By John Bramwell

27 September 2013 - 09:41

'The UK’s graduates are continuing to find worthwhile graduate jobs in increasing numbers despite the recession.' Photo (c) Yousef AlSudais, licensed under CC BY-NC-SA 2.0 and adapted from the original.
'UK graduates are continuing to find worthwhile jobs despite the recession.' Photo ©

Yousef AlSudais, licensed under CC BY-NC-SA 2.0 and adapted from the original.

Aditya Chakrabortty (The Guardian) claims that university students are the 'latest batch of guinea pigs in an experiment that has already largely failed', because there aren't enough degree-level jobs to absorb them after graduation. The British Council's John Bramwell responds with an inverse interpretation of the facts about graduate success.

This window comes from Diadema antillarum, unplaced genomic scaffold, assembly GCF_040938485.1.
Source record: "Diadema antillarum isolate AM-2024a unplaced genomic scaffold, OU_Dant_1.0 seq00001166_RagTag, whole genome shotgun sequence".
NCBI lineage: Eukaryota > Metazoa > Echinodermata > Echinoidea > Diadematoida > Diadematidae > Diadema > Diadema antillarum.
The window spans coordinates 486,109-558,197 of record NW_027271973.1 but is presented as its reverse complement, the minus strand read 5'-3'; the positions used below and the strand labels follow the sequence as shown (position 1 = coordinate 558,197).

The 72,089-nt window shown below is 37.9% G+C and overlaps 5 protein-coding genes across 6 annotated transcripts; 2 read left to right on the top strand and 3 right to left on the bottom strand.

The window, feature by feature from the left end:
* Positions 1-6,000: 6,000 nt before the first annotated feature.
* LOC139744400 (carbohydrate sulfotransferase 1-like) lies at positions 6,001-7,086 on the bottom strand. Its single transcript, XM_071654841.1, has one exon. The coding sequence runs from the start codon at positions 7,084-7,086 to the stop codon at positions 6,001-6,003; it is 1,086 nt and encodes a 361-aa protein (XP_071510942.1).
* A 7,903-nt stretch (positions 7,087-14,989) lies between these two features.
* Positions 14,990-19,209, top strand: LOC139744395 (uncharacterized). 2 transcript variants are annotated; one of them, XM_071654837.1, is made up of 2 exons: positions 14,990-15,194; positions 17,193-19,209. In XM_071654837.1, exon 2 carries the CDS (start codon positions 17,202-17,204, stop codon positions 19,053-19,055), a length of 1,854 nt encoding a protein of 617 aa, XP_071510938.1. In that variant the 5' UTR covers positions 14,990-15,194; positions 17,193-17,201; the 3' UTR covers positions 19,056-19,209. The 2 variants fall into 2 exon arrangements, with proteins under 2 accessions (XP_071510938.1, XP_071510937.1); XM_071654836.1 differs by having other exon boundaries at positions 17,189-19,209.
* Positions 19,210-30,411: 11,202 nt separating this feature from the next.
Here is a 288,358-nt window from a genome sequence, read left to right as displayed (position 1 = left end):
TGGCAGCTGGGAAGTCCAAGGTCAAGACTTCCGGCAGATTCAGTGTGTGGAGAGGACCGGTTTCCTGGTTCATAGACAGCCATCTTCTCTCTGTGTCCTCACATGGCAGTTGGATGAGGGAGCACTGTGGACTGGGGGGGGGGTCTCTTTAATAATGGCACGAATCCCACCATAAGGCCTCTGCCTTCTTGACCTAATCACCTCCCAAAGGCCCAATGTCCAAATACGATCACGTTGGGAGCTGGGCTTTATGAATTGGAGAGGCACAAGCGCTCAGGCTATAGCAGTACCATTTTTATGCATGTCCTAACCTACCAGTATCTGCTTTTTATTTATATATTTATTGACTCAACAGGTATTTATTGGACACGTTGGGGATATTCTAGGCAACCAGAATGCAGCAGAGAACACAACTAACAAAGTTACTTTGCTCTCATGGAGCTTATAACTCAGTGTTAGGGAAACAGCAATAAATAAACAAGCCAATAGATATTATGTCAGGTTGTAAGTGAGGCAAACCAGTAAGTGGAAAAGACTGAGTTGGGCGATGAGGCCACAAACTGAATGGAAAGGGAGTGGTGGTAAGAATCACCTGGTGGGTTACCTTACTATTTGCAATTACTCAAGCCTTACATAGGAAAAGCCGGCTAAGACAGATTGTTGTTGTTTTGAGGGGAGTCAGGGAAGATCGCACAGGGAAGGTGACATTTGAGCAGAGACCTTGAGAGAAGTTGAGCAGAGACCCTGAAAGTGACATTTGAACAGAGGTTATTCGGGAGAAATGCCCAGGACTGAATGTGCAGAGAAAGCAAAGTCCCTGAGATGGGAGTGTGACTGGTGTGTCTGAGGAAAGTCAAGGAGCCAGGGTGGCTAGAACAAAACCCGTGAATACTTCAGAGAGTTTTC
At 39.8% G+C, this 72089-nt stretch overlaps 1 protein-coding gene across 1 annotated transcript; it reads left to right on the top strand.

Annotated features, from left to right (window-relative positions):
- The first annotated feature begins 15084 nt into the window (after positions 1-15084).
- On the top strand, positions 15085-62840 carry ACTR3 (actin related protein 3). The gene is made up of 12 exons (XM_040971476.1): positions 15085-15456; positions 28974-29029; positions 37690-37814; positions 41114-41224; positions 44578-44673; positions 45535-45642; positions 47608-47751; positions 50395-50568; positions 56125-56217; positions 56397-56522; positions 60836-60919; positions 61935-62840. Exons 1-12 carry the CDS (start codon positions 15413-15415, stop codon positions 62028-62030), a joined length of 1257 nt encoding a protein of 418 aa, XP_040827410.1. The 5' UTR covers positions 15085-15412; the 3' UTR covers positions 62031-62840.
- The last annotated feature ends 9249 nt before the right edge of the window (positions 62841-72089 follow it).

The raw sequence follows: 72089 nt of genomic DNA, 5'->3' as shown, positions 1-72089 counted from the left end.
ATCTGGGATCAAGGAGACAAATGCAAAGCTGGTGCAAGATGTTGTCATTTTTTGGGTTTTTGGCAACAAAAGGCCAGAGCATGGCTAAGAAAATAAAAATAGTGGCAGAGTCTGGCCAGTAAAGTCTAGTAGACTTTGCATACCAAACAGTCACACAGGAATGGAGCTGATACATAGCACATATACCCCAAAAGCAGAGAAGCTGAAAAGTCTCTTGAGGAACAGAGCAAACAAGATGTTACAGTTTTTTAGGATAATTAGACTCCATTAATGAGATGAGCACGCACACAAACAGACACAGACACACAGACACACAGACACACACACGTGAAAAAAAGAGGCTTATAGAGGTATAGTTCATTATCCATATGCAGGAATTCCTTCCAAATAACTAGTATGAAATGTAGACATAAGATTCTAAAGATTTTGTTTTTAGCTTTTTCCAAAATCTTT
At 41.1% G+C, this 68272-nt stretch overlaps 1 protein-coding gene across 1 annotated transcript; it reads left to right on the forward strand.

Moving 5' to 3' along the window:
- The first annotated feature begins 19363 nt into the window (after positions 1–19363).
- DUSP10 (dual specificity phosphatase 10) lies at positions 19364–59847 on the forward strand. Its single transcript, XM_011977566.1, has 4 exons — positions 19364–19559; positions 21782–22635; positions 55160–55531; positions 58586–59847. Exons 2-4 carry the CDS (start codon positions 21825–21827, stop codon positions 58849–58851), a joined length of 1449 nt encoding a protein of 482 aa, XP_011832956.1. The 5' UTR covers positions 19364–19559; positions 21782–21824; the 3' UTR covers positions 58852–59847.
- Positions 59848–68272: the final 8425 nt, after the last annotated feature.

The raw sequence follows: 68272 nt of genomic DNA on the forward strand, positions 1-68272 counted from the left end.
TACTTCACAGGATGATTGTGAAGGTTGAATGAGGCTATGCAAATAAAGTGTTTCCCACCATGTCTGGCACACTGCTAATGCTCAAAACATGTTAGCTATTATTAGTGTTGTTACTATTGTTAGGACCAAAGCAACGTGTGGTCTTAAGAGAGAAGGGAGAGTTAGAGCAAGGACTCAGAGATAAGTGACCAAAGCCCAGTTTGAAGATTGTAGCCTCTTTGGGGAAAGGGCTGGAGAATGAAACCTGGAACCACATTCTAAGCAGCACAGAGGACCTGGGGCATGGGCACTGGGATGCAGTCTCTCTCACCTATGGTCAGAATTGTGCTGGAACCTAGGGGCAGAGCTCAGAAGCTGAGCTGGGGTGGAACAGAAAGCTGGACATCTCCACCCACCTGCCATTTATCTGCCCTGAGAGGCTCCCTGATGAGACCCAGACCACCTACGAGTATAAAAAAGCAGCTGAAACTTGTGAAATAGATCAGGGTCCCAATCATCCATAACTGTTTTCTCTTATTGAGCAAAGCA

Aditya Chakrabortty’s argument in his weekly column 'Why this year's freshers are just part of a failed experiment' contributes to an important and continuing debate on the most effective business models for higher education; and whether we value higher education for developing the whole person, not just the worker. However, Chakrabortty’s analysis has significant shortcomings.

Graduates continue to find graduate jobs, and to an increasing extent

If we are to have a serious public discussion about such an issue, then it is simply untrue that this year’s new students are ‘guinea pigs’ in a doomed experiment. The UK’s graduates are continuing to find worthwhile graduate jobs in increasing numbers despite the recession, their leverage on salary is considerable and improving, and unskilled and unqualified people are losing out much more significantly.

Chakrabortty asserts that one in ten graduates is without a job in the UK. Indeed, but that means that 90 per cent are in work or following further training; a figure that has held stable for the past three years, despite increased unemployment because of the recession, and a figure which has improved steadily since 1998.